II. What Does God Command?
While there are many individual commands in scripture, it is helpful to look at passages where the Bible identifies the most important commands.
In Micah 6:6-8 the prophet asks “With what shall I come before the Lord?” “Shall I come before him with burnt offerings, with calves a year old? Will the Lord be pleased with thousands of rams, with ten thousands of rivers of oil?” These are superlatives of things God commanded and seemingly required elsewhere. The prophet goes on to suggest a much more valuable offering, seemingly pondering maybe God wants what the people around us suggest God wants. “Shall I give my firstborn for my transgression, the fruit of my body for the sin of my soul?” The answer is a resounding no to those suggestions, and an oft repeated verse. “He has told you, O man, what is good; and what does the Lord require of you but to do justice, and to love kindness, and to walk humbly with your God?” Really? Is that it? God only requires three things? Yes fulfilling them takes a lot, but can’t you hear the thankful cry of the person who realizes this truth? What ease is found in only striving to obey a few commands!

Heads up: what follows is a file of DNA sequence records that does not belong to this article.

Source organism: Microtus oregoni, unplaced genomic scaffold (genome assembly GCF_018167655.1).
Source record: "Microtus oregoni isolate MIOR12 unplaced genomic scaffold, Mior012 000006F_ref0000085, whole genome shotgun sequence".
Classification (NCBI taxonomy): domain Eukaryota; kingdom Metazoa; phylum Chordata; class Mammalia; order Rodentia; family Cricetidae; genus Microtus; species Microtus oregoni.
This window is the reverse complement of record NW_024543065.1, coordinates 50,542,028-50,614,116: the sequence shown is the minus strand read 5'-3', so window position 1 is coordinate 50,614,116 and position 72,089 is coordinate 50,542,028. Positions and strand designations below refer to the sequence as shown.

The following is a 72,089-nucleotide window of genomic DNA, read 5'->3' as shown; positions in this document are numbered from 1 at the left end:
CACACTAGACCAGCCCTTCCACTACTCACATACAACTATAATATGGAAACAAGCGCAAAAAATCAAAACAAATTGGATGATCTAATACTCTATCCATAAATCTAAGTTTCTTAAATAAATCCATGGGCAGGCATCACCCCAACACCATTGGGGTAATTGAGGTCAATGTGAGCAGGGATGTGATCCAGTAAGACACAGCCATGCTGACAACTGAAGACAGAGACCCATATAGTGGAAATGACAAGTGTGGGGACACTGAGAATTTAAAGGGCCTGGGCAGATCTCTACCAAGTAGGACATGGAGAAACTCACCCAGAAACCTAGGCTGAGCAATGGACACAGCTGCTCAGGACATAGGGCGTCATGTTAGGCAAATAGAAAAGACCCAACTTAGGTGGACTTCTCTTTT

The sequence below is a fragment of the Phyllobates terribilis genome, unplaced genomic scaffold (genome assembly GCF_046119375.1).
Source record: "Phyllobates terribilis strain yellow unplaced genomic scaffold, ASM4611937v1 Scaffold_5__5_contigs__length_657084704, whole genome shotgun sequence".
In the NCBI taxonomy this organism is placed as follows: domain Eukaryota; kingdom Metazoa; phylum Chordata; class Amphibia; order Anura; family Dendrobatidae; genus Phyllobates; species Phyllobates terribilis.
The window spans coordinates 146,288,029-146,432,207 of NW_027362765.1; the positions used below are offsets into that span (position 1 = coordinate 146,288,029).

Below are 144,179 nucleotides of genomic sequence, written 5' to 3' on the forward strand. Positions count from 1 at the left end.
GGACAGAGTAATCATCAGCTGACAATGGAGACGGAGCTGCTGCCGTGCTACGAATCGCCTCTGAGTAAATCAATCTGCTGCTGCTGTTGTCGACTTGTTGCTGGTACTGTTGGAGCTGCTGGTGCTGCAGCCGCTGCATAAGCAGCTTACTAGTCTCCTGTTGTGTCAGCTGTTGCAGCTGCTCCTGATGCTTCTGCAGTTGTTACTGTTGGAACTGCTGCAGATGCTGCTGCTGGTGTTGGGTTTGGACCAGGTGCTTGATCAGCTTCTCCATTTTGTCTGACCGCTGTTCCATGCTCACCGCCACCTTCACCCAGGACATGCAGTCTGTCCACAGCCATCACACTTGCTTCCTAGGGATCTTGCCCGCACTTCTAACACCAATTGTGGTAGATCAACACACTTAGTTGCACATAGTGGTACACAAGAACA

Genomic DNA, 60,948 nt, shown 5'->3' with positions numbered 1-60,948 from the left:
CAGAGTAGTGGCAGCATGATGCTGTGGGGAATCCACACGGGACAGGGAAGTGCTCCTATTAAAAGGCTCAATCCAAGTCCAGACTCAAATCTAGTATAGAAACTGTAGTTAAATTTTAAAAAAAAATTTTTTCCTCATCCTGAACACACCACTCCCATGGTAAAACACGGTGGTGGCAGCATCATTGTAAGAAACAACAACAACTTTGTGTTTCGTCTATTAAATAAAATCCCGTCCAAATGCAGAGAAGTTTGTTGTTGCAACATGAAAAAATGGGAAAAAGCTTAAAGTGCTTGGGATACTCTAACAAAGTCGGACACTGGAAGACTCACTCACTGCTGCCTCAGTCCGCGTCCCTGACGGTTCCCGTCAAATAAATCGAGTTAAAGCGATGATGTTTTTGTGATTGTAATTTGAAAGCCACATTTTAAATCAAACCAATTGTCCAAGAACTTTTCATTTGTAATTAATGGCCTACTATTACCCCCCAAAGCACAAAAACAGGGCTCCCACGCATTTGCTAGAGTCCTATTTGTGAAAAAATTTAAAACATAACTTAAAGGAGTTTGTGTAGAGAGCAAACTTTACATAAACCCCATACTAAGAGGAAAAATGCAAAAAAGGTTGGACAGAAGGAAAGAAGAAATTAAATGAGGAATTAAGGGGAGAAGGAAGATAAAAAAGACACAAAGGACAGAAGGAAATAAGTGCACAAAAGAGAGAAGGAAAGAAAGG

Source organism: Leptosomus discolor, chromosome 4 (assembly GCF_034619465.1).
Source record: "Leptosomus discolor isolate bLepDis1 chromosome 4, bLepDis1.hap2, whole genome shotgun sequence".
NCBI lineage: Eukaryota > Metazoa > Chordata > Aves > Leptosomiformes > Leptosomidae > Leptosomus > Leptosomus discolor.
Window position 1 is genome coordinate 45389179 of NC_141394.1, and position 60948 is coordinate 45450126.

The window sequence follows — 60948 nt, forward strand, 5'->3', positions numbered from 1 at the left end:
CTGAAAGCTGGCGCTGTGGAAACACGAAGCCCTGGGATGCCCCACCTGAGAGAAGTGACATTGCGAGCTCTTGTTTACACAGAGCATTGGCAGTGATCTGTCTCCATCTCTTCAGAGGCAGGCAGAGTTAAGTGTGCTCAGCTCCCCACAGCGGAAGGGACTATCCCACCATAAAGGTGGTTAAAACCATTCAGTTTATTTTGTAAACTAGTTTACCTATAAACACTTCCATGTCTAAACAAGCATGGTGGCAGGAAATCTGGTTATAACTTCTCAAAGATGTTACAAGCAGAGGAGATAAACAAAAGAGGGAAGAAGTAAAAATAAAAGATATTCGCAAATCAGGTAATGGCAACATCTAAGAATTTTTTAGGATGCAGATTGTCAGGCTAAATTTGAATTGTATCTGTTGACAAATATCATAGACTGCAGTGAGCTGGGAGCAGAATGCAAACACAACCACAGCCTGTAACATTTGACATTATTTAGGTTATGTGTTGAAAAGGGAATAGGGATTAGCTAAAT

Maybe this is a fluke. Surely the commands of God can’t be few. That is just a minor Old Testament prophet. Maybe… Let’s look at the book of Acts and how the apostles dealt with this issue. Acts 15 relates the story of the Jerusalem Council. Following the conversion of many of the Gentiles, men from Judea came around telling the new converts that in order to really be a Christian they must be circumcised. This caused quite the controversy, and Paul and Barnabas returned to Jerusalem to talk to the apostles and elders about this issue. Some belonging to the party of the Pharisees argued that Gentile believers must be circumcised and keep the law of Moses. (v.5) Peter however stands up and retells how God used him to begin bringing the gospel to the Gentiles. He then reasons against laying the command on the Gentiles by saying, “Now, therefore, why are you putting God to the test by placing a yoke on the neck of the disciples that neither our fathers nor we have been able to bear? But we believe that we will be saved through the grace of the Lord Jesus, just as they will.” (v.10 and 11) The council listens to him and as a result decides to send a letter to the Gentile churches with four commands: “To abstain from the things polluted by idols, and from sexual immorality, and from what has been strangled, and from blood.” Make what you want of the four particular laws, the decision was that the Gentile believers should not be burdened with numerous unkeepable laws and they intentionally decided to keep the yoke of the believers light.